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"Supposing... It Would Cause Them to Beleive," Alma 19:14-30

Alma 19:14-30

Alma sees; the servants see; the lady servant of the queen, Abish, sees; all because of direct manifestations from the Holy Spirit based on correct understanding of eternal truth.

Verse 14 says that Ammon saw that the Spirit of the Lord poured out upon the Lamanites according to his prayers. It was in the seeing and the discerning of the significance of that outpouring of the Lord's Spirit upon the Lamanites, a group of people that had been the source of so much contention and conflict among his own people, that Ammon felt a profound sense of gratitude towards God for what was being done. So great was the joy that he now felt that it overpowered his physical body, just as had happened to the king and the queen moments before.

This leaves the servants of the king and queen, who upon seeing these three leaders overpowered with the Spirit also begin to pray because the fear of the Lord had come upon them. This causes them all to fall to the earth. Everyone in the king's house is now lying on the ground except for Abish, who we learn has already been converted to the Lord without making it known. 

When Abish sees what has happened, and understanding the cause of it, she sees an opportunity to bless the community around her as well. By inviting the people to come to the house of the king to see the king, queen, Ammon, and all the king's servants overpowered by the Spirit, Abish is hopeful that this "would cause them to believe in the power of God," (verse 17).

What resulted however was confusion, and instead of just saying that there arose a great contention among the people because of what they saw, the scripture account takes pains to articulate seven different conclusions that the people came up with to explain the scenario in front of them. None of them had a correct knowledge of the actual events that had transpired. None of them had the perspective of  eternal truths, and thus they devised many different reasons as to why they found the king and his household laying prostrate upon the ground.

Finally, Abish returns and having found the whole of the gathering in a confused uproar of contention, she immediately goes to the queen. The queen and king arise and begin to express testimonies of conviction and of having their hearts turned to the Lord, which things the multitude had no understanding of.

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There is a parallel between this story and doctrines of the Apostasy and the Restoration. Men, when left to their own devices, are not equipped to understand the things of God. In the dark grays of this world, we grope for understanding and explanations of why things are. However, the knowledge that comes from God, like shafts of illuminating light, help us to understand correctly our very natures and the purpose of our existence.

The people that gather to the king's house, came without gospel light, and seeking for explanations they devised many probable causes, but none of them were the truth. So it was with the Great Apostasy which proceeded the Restoration. Many tried to reform the church of their day based upon what they were reading, but none had direct revelation from God to do so.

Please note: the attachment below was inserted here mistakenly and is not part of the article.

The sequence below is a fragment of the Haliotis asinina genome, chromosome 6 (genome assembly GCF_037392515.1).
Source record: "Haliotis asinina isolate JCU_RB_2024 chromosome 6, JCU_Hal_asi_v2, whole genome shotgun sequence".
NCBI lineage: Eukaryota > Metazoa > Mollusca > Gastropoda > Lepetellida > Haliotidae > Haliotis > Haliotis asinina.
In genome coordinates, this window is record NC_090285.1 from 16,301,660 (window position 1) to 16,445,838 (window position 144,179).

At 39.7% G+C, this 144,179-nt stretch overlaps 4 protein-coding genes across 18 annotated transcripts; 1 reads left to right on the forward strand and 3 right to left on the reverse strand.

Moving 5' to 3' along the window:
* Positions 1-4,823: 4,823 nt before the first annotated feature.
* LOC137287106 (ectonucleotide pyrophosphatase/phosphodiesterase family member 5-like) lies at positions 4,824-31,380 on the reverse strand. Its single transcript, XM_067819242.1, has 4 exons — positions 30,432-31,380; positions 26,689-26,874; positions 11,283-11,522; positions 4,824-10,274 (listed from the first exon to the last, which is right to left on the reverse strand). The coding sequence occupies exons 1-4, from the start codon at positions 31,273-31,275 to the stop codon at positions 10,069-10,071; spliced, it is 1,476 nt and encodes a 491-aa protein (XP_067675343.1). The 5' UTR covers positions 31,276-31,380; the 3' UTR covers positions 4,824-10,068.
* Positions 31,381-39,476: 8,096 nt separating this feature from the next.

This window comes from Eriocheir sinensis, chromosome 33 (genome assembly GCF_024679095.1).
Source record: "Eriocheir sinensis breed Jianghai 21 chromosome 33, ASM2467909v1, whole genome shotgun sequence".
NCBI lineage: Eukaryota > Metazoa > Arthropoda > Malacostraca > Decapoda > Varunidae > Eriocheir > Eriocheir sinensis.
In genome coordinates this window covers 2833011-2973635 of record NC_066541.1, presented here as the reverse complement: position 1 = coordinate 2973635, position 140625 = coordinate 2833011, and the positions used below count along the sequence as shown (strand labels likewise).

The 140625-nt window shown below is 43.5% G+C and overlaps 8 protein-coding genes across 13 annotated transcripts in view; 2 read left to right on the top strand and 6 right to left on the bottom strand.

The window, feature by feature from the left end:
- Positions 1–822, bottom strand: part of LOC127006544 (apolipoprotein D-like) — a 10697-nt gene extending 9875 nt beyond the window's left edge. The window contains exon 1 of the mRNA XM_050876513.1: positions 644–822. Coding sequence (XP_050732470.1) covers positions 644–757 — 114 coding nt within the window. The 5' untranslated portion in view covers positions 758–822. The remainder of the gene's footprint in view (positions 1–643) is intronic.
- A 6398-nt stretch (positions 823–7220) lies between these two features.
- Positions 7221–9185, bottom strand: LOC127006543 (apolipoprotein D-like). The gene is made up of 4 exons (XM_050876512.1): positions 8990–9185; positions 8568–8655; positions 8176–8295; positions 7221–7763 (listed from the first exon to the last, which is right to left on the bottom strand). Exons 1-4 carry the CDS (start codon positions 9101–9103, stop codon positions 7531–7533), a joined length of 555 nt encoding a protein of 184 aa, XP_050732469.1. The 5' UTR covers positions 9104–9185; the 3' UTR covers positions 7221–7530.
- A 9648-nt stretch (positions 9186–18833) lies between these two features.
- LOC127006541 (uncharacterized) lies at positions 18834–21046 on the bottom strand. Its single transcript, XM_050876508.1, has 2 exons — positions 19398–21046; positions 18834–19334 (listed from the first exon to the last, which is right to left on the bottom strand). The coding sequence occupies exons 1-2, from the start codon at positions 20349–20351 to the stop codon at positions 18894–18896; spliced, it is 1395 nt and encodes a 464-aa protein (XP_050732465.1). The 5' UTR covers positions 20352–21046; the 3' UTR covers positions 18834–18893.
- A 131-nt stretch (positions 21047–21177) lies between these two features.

Comments

  1. I was actually talking about this with my oldest son just yesterday. I told him that each of us has to gain our own testimony. None of us can rely on the words, experiences, or faith of another.

    King Lamoni and the others received a first-hand account. Those outside of the house were unaware of anything going on...and so they were "blind to the miracle" that was unfolding.

    To understand...to believe...to know for a surety, you have to apply the Gospel in your own life. If I gave you a handful of seeds and asked you what kind they are, you might be able to check a book, or reference to determine the type of seed. But I'm willing to bet you don't work with seeds a lot...so you might only be able to narrow it down to 2 or 3 likely candidates. The only way you will KNOW what that seed will produce is to plant it, nourish it, and care for it. If it be a good tree, it will produce good fruit. If it be an evil tree, it will produce evil fruit. And so you will know, of a surety, if it is right or wrong.

    On a separate note, I like your comment about how the account takes care to detail the different theories the people had instead of just summarizing the idea that they were confused. I'll have to do some more reading on that...I find that interesting.

    It reminds me a little of Sherem in the last chapter of Jacob. That chapter actually helps us recognize some of the hallmark traits of the anti-christ, and how to know when they are leading people astray. Jacob was pretty much done in Chapter 6, but felt impressed that he had to "squeeze" in Chapter 7 for us to read.

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    Replies
    1. Great thoughts. They come as a partial answer to a prayer today, so I'm particularly grateful for that. Thank you!

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